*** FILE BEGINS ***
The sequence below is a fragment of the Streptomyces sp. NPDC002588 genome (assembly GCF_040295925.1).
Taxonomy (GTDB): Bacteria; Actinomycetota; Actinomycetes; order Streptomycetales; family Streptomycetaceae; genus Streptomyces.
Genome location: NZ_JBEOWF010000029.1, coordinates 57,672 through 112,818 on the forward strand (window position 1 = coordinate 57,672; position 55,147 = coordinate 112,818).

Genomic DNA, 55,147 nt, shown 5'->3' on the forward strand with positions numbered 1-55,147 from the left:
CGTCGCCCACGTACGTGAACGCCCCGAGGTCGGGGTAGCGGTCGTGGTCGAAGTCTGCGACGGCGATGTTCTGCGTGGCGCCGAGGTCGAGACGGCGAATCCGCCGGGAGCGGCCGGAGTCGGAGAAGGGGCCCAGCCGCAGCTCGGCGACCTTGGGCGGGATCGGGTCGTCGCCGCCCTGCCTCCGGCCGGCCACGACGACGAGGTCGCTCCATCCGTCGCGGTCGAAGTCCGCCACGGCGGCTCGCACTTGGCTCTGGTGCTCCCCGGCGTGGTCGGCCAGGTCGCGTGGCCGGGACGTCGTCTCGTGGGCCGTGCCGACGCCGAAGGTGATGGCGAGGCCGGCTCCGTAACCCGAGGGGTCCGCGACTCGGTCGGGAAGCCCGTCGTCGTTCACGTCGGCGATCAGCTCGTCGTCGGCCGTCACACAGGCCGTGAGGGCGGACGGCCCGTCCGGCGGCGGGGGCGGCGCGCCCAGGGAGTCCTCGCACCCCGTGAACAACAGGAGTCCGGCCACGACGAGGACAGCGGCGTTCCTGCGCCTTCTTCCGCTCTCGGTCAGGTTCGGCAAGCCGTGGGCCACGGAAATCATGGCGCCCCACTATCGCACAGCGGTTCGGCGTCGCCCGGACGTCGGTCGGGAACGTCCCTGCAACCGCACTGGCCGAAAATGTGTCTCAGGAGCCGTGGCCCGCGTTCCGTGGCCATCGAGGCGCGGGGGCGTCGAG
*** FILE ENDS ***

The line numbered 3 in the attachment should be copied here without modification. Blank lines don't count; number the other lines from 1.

Genome location: NZ_JBEOWF010000029.1, coordinates 57,672 through 112,818 on the forward strand (window position 1 = coordinate 57,672; position 55,147 = coordinate 112,818).